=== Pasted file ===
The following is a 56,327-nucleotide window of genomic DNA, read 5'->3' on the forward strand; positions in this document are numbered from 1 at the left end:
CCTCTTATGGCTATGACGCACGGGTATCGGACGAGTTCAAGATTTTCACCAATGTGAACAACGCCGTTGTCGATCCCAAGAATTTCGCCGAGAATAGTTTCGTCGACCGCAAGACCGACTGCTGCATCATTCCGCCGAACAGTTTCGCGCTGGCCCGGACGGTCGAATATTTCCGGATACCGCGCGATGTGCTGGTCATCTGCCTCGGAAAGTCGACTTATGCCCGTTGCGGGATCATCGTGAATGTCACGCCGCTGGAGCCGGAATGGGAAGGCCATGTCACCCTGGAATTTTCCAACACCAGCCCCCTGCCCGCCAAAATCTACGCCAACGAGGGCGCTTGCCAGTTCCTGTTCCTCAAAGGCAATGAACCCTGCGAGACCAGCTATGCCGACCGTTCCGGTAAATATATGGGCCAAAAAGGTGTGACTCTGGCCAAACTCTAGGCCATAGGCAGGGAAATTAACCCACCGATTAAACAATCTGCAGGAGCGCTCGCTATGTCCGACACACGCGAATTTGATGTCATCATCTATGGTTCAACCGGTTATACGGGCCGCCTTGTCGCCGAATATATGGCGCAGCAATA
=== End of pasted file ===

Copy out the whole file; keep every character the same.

The following is a 56,327-nucleotide window of genomic DNA, read 5'->3' on the forward strand; positions in this document are numbered from 1 at the left end:
CCTCTTATGGCTATGACGCACGGGTATCGGACGAGTTCAAGATTTTCACCAATGTGAACAACGCCGTTGTCGATCCCAAGAATTTCGCCGAGAATAGTTTCGTCGACCGCAAGACCGACTGCTGCATCATTCCGCCGAACAGTTTCGCGCTGGCCCGGACGGTCGAATATTTCCGGATACCGCGCGATGTGCTGGTCATCTGCCTCGGAAAGTCGACTTATGCCCGTTGCGGGATCATCGTGAATGTCACGCCGCTGGAGCCGGAATGGGAAGGCCATGTCACCCTGGAATTTTCCAACACCAGCCCCCTGCCCGCCAAAATCTACGCCAACGAGGGCGCTTGCCAGTTCCTGTTCCTCAAAGGCAATGAACCCTGCGAGACCAGCTATGCCGACCGTTCCGGTAAATATATGGGCCAAAAAGGTGTGACTCTGGCCAAACTCTAGGCCATAGGCAGGGAAATTAACCCACCGATTAAACAATCTGCAGGAGCGCTCGCTATGTCCGACACACGCGAATTTGATGTCATCATCTATGGTTCAACCGGTTATACGGGCCGCCTTGTCGCCGAATATATGGCGCAGCAATA